NFTs are everywhere now. But how do they fit into the existing legal and regulatory structures?
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The other day, I sold a pair of tweets. This isn’t a sentence I’d have imagined writing a year ago, but, well, here we are. Non-fungible tokens (NFTs) have really taken off over the past few weeks. One of my favorite musicians has created NFTs, the Associated Press is selling an NFT, the National Basketball Association has made headlines selling NFTs and we’re even at the point where hackers are offering to sell 0-day exploits as NFTs.
Why it matters
NFTs are exploding in popularity, but it’s unclear how they fit into the existing legal and regulatory frameworks that govern the financial, technology and cryptocurrency industries. NFTs don’t behave like initial coin offerings (ICOs), so they can’t just be treated like a security. And while there are laws that govern the behavior of NFT activities, it’s essential to ensure consumers are aware of what they’re doing.
Breaking it down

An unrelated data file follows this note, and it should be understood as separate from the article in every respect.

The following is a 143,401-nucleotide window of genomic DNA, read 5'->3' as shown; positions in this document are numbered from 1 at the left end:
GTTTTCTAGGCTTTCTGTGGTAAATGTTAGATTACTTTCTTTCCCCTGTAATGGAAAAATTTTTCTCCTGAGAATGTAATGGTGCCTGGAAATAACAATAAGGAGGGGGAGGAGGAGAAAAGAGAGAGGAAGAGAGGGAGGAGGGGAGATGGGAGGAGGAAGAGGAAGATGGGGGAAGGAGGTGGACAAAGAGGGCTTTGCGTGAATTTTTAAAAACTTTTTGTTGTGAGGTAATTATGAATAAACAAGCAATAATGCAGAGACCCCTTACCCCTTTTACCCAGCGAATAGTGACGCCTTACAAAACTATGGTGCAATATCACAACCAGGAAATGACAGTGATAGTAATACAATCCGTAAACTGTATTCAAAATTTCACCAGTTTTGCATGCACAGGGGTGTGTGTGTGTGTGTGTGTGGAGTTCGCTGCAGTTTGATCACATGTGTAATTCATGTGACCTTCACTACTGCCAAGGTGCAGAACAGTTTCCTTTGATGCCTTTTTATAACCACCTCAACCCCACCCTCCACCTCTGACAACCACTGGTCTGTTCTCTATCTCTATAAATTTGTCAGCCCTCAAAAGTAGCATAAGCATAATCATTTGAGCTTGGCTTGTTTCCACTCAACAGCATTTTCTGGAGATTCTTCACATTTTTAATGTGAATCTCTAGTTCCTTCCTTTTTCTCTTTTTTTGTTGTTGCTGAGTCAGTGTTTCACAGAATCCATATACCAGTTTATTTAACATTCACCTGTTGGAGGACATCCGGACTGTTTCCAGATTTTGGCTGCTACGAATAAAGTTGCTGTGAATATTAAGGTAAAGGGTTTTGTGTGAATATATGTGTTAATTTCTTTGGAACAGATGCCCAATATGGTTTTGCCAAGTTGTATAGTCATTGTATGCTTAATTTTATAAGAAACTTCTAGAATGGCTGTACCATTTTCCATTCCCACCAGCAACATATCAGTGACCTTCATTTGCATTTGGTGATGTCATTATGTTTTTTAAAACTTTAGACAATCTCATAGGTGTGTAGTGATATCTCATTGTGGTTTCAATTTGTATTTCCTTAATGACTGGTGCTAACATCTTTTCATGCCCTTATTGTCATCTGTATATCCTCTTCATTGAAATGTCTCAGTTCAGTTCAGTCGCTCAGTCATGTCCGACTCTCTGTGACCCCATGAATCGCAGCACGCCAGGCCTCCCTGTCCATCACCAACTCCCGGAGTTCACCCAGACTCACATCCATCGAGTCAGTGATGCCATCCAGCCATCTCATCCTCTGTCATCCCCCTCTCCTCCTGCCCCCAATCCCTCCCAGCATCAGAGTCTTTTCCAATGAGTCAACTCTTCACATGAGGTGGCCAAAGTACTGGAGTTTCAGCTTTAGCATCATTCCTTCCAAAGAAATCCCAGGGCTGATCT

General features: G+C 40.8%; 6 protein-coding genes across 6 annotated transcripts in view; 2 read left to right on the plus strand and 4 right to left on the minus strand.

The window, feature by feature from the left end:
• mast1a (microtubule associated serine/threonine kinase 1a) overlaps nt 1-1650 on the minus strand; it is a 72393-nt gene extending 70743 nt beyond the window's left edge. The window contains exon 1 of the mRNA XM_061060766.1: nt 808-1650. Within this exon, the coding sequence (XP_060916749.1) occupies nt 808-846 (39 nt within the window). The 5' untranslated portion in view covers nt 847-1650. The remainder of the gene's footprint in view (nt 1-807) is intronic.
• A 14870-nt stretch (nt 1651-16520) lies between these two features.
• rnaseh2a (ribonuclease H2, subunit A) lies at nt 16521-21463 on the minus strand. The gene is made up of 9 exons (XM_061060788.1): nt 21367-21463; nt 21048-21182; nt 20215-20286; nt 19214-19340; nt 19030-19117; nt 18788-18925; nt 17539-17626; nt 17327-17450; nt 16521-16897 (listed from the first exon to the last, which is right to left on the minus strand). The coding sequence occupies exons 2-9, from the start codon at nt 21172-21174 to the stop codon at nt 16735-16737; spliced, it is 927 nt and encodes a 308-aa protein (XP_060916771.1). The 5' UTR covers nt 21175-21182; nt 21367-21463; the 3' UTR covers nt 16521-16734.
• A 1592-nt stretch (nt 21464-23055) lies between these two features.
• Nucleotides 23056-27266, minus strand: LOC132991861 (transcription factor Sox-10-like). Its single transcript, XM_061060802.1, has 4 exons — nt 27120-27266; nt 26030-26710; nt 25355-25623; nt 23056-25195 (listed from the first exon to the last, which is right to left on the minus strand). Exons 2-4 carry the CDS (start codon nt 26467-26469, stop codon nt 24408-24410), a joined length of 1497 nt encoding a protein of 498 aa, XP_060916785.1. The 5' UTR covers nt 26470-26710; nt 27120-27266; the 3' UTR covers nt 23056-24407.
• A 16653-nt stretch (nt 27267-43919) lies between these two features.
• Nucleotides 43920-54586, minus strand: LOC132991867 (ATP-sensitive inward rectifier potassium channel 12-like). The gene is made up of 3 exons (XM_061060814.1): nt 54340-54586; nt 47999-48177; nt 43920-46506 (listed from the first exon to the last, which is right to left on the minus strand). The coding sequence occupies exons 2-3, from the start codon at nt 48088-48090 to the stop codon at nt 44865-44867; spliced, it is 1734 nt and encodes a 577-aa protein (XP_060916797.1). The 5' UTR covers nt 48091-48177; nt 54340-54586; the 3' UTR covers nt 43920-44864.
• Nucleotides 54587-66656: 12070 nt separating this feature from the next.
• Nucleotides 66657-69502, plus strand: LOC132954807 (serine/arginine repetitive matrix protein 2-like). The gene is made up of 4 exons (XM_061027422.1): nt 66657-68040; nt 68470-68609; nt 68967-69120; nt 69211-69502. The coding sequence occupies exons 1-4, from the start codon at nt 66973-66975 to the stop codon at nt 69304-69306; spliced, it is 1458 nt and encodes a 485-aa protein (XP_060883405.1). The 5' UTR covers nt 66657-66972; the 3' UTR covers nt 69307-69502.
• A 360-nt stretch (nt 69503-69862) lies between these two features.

NFTs are basically digital collectibles. They can represent things (like tweets, real estate, real-world assets, etc.) or they can be the things (like art). Their value proposition is that they are digitally unique, they exist on a blockchain (like Ethereum) and while anyone can copy and download video clips or image files, an NFT has a record saying that it has only one owner.
To be clear: You can still download the image file recorded in an NFT. If you sell a tweet, that tweet will still exist on Twitter, visible to all. So in that sense you’re not buying the tweet itself, but more a digitally authenticated note. Think of them as autographed football cards. You could print as many copies as you want but if the player signs only one, that’s the card that’ll likely have the most value. For example, an autographed Tom Brady card just sold for $1.32 million.
We might only be beginning to scrape the possibilities for what NFTs can be used, said Andrew Hinkes of Carlton Fields. At its core, an NFT can identify a unique financial asset, which can in turn lead to new efficiencies for current transactions.
Land ownership is one example: At present, people are dependent on land registries maintained by other parties, like a government agency, to record that they are the owners of a piece of land. Hinkes said an NFT could instead represent that land, letting an individual prove ownership using a cryptographically secured and signed digital token.
Daniel Rollingher, a real estate attorney with Fabrica, noted that real estate NFTs could also require consumers borrowing from…